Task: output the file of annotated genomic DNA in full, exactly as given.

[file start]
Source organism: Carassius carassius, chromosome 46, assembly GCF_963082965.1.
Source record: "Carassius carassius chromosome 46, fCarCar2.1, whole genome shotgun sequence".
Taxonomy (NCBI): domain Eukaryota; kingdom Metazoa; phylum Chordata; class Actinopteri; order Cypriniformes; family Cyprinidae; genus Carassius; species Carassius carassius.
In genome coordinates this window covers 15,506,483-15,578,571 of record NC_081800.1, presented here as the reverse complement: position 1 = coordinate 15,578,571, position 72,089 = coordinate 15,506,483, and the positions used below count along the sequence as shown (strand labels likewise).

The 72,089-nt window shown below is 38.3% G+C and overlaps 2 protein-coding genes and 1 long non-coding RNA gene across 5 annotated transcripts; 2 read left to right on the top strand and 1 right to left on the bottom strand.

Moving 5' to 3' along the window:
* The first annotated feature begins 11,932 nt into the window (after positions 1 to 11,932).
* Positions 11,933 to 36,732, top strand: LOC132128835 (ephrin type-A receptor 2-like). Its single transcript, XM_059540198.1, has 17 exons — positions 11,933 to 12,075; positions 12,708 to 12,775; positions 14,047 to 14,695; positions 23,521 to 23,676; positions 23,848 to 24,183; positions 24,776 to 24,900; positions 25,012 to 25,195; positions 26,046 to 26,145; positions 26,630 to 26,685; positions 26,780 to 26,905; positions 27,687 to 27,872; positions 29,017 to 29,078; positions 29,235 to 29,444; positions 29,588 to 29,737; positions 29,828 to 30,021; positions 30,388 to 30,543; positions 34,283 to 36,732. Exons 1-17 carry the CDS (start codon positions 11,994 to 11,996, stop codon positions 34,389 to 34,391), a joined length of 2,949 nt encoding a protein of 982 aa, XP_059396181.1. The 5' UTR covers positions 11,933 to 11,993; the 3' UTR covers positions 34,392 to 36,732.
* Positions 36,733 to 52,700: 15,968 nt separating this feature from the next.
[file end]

Source organism: Carassius carassius, chromosome 46, assembly GCF_963082965.1.
Source record: "Carassius carassius chromosome 46, fCarCar2.1, whole genome shotgun sequence".
Taxonomy (NCBI): domain Eukaryota; kingdom Metazoa; phylum Chordata; class Actinopteri; order Cypriniformes; family Cyprinidae; genus Carassius; species Carassius carassius.
In genome coordinates this window covers 15,506,483-15,578,571 of record NC_081800.1, presented here as the reverse complement: position 1 = coordinate 15,578,571, position 72,089 = coordinate 15,506,483, and the positions used below count along the sequence as shown (strand labels likewise).

The 72,089-nt window shown below is 38.3% G+C and overlaps 2 protein-coding genes and 1 long non-coding RNA gene across 5 annotated transcripts; 2 read left to right on the top strand and 1 right to left on the bottom strand.

Moving 5' to 3' along the window:
* The first annotated feature begins 11,932 nt into the window (after positions 1 to 11,932).
* Positions 11,933 to 36,732, top strand: LOC132128835 (ephrin type-A receptor 2-like). Its single transcript, XM_059540198.1, has 17 exons — positions 11,933 to 12,075; positions 12,708 to 12,775; positions 14,047 to 14,695; positions 23,521 to 23,676; positions 23,848 to 24,183; positions 24,776 to 24,900; positions 25,012 to 25,195; positions 26,046 to 26,145; positions 26,630 to 26,685; positions 26,780 to 26,905; positions 27,687 to 27,872; positions 29,017 to 29,078; positions 29,235 to 29,444; positions 29,588 to 29,737; positions 29,828 to 30,021; positions 30,388 to 30,543; positions 34,283 to 36,732. Exons 1-17 carry the CDS (start codon positions 11,994 to 11,996, stop codon positions 34,389 to 34,391), a joined length of 2,949 nt encoding a protein of 982 aa, XP_059396181.1. The 5' UTR covers positions 11,933 to 11,993; the 3' UTR covers positions 34,392 to 36,732.
* Positions 36,733 to 52,700: 15,968 nt separating this feature from the next.